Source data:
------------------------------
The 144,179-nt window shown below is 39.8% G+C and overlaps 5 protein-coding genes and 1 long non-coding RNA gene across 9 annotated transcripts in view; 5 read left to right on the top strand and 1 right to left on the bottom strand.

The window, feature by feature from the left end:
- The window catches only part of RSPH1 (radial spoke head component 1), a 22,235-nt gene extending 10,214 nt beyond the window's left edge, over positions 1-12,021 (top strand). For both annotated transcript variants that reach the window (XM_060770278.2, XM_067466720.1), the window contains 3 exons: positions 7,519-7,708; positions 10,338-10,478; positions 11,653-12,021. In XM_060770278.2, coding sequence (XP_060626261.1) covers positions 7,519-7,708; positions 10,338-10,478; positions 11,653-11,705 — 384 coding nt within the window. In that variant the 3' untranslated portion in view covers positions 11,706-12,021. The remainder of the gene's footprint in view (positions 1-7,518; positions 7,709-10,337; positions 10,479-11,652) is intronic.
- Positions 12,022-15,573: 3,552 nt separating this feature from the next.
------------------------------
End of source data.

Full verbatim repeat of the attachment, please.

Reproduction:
The 144,179-nt window shown below is 39.8% G+C and overlaps 5 protein-coding genes and 1 long non-coding RNA gene across 9 annotated transcripts in view; 5 read left to right on the top strand and 1 right to left on the bottom strand.

The window, feature by feature from the left end:
- The window catches only part of RSPH1 (radial spoke head component 1), a 22,235-nt gene extending 10,214 nt beyond the window's left edge, over positions 1-12,021 (top strand). For both annotated transcript variants that reach the window (XM_060770278.2, XM_067466720.1), the window contains 3 exons: positions 7,519-7,708; positions 10,338-10,478; positions 11,653-12,021. In XM_060770278.2, coding sequence (XP_060626261.1) covers positions 7,519-7,708; positions 10,338-10,478; positions 11,653-11,705 — 384 coding nt within the window. In that variant the 3' untranslated portion in view covers positions 11,706-12,021. The remainder of the gene's footprint in view (positions 1-7,518; positions 7,709-10,337; positions 10,479-11,652) is intronic.
- Positions 12,022-15,573: 3,552 nt separating this feature from the next.